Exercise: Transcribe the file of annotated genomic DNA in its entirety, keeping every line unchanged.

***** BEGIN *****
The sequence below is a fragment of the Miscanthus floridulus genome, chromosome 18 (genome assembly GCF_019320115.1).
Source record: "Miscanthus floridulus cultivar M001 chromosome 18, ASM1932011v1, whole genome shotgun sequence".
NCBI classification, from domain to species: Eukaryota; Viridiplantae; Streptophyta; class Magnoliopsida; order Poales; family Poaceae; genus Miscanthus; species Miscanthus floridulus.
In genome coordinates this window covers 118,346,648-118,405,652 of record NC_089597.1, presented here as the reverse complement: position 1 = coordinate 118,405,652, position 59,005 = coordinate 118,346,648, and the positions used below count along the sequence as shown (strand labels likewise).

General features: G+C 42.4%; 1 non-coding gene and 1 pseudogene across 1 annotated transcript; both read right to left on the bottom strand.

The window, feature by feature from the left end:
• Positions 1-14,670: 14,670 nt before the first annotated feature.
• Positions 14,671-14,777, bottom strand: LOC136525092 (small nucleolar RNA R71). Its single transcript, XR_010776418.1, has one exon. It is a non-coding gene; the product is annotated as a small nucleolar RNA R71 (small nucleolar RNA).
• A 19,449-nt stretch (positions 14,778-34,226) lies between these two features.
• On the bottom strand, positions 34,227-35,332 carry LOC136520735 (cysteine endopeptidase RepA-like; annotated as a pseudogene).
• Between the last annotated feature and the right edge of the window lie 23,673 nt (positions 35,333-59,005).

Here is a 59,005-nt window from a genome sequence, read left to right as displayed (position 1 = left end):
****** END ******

The sequence below is a fragment of the Miscanthus floridulus genome, chromosome 18 (genome assembly GCF_019320115.1).
Source record: "Miscanthus floridulus cultivar M001 chromosome 18, ASM1932011v1, whole genome shotgun sequence".
NCBI classification, from domain to species: Eukaryota; Viridiplantae; Streptophyta; class Magnoliopsida; order Poales; family Poaceae; genus Miscanthus; species Miscanthus floridulus.
In genome coordinates this window covers 118,346,648-118,405,652 of record NC_089597.1, presented here as the reverse complement: position 1 = coordinate 118,405,652, position 59,005 = coordinate 118,346,648, and the positions used below count along the sequence as shown (strand labels likewise).

General features: G+C 42.4%; 1 non-coding gene and 1 pseudogene across 1 annotated transcript; both read right to left on the bottom strand.

The window, feature by feature from the left end:
• Positions 1-14,670: 14,670 nt before the first annotated feature.
• Positions 14,671-14,777, bottom strand: LOC136525092 (small nucleolar RNA R71). Its single transcript, XR_010776418.1, has one exon. It is a non-coding gene; the product is annotated as a small nucleolar RNA R71 (small nucleolar RNA).
• A 19,449-nt stretch (positions 14,778-34,226) lies between these two features.
• On the bottom strand, positions 34,227-35,332 carry LOC136520735 (cysteine endopeptidase RepA-like; annotated as a pseudogene).
• Between the last annotated feature and the right edge of the window lie 23,673 nt (positions 35,333-59,005).

Here is a 59,005-nt window from a genome sequence, read left to right as displayed (position 1 = left end):